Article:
Remember the anti-litter campaign of the 1970s when the American Indian canoed down an idyllic river (the American? Sacramento?) until he's assaulted with a pile of trash. He's heartbroken. A tear falls.
That Indian might as well be in Sacramento today.
A so-called "global public performance artist" and local volunteers painted 20 trees at the Sacramento Convention Center "electric blue," which seems right on the one hand, since looking at it sends an electric shock through the system. They deformed our natural urban forest in the hopes of attracting more tourists, promoting our trees, and creating some buzz around arts.
It's a stupid, infuriating, sad idea, detailed in a recent story in The Bee. ("Out of the blue, trees send an environmental message," Page B1, Oct. 10). Who paints nature as art, especially to draw tourists? I always thought one of Sacramento's great selling points was its beauty the natural valley setting, surrounded by two rivers, and home to more trees per capita than any city in the world besides Paris. Sacramento's trees are one of its greatest treasures. Tourists come here for its tranquillity, not its electric shock treatments.
The marketing geniuses who thought they could attract visitors with garish blue trees might just have the luck of the Irish. Fortunately, Sacramento is probably too small to attract late-night TV jokes.
Leave the trees alone. They are beautiful, especially now, in the fall, when they form canopies over the streets in a quilt of orange, red, yellow, brown, gold.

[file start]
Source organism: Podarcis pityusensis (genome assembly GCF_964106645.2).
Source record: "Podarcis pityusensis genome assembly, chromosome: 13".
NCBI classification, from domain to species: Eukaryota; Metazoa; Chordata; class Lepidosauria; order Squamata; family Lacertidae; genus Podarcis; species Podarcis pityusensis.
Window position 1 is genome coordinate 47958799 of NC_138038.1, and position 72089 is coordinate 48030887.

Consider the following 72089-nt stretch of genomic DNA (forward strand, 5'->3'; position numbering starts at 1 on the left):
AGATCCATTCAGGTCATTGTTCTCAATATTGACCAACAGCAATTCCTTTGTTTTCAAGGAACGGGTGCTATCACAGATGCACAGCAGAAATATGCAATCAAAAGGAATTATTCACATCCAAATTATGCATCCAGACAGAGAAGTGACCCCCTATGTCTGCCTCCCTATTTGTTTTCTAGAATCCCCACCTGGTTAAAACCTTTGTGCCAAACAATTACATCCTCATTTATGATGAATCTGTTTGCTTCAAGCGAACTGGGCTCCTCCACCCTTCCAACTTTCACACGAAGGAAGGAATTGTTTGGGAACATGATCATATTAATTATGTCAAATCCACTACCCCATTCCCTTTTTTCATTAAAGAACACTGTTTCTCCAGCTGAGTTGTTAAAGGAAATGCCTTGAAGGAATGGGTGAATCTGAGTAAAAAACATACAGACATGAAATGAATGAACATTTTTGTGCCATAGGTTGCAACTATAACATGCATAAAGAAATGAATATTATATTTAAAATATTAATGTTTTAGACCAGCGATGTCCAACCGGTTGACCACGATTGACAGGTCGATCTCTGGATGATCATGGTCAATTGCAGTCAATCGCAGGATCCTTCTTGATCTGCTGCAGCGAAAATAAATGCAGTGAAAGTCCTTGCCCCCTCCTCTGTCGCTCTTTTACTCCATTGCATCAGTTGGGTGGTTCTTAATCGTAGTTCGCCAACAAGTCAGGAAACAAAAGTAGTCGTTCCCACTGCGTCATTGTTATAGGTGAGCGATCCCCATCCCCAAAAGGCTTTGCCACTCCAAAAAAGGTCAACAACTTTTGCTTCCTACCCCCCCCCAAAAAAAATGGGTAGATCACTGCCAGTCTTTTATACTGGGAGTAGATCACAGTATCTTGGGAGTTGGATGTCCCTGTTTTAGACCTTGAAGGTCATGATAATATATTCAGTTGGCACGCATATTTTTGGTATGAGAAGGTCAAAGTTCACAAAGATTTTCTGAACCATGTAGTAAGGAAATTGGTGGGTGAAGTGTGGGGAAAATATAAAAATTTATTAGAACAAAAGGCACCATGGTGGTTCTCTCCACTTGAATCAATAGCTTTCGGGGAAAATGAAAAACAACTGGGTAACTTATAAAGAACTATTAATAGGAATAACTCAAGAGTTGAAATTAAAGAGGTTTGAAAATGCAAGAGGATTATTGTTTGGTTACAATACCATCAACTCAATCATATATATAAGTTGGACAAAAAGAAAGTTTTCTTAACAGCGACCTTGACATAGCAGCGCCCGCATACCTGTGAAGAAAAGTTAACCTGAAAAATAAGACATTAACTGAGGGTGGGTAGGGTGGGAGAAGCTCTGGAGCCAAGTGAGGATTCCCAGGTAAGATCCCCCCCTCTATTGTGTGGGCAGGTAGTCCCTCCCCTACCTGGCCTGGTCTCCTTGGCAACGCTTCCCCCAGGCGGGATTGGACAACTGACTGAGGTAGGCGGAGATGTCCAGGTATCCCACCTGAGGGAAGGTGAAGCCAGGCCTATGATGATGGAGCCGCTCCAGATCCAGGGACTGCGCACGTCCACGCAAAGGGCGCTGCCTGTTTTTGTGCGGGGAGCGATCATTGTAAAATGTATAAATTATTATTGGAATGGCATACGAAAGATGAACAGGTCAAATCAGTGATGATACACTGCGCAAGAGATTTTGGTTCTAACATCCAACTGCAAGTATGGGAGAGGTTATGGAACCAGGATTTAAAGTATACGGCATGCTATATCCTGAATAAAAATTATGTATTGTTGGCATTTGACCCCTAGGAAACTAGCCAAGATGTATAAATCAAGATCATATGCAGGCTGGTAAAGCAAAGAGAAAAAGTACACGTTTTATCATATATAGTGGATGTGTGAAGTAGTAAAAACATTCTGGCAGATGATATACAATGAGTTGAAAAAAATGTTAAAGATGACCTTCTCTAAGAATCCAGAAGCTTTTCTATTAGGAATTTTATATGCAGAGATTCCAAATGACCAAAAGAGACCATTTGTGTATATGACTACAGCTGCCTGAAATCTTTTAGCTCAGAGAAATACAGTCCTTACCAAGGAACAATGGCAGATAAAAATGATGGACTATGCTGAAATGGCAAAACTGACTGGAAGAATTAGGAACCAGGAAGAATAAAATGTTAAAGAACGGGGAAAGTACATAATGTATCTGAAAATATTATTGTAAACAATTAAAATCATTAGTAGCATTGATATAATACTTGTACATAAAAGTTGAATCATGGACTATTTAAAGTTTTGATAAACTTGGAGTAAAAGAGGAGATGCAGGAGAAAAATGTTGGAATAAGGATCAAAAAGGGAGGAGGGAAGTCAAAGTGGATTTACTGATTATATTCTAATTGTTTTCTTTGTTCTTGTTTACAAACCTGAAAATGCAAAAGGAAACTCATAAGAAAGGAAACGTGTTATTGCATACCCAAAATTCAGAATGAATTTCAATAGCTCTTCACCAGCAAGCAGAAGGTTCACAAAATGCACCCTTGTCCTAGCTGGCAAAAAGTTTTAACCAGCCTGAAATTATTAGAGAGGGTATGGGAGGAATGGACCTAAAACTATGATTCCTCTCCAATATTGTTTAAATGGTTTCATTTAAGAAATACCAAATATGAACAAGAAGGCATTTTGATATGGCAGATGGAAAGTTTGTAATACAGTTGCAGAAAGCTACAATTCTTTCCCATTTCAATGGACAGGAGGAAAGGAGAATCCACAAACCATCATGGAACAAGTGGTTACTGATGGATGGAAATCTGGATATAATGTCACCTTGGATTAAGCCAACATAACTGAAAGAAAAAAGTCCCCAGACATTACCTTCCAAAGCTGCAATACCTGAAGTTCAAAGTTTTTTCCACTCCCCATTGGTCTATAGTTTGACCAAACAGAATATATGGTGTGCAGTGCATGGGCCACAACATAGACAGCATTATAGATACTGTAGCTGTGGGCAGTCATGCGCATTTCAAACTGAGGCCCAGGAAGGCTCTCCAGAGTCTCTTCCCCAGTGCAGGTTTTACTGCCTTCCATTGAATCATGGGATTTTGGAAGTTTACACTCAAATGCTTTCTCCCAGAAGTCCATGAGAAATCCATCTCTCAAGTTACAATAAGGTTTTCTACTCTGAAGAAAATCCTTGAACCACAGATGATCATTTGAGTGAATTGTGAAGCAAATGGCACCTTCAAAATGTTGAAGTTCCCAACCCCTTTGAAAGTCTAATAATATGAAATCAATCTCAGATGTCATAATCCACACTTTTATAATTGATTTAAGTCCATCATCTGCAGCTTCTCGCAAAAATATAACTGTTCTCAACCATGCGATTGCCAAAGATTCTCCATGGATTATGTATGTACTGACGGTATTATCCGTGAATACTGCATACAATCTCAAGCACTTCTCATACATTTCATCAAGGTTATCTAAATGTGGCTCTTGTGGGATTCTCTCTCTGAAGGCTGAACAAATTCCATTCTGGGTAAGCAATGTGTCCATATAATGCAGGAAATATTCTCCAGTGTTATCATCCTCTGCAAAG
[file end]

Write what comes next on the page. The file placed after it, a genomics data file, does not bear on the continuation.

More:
The Sacramento tree association was apparently snookered by a snake oil salesman peddling his nontoxic, environmentally friendly blue substance that will somehow end deforestation. The foundation ought to have more respect for our local tree lineage.
Why are there so many trees in Sacramento? Sacramento needed shade for its terrible summer heat, and Capitol Park's divine 40-acre garden need to be protected from roving cattle. So John Sutter planted 2,000 fruit trees along the rivers, and thus was born Sacramento Valley's agricultural industry, and the rest is history. You don't see anything here about planting trees for art exhibits.
What's next? Paint Mount Whitney pink so more people see it? Or how about a purple Half Dome? Or a new campaign to "Keep Tahoe Red"?
I can't for the life of me imagine the audacity to take the people's trees and paint them. How do I teach my children not to carve their initials in the redwoods when they see that their own city leaders defaced a once proud brown bark?
The $25,000 raised for this embarrassing exhibit would be better spent on hiring guards to protect the over 800 trees in Capitol Park from the "artist's" dangerous blue brush.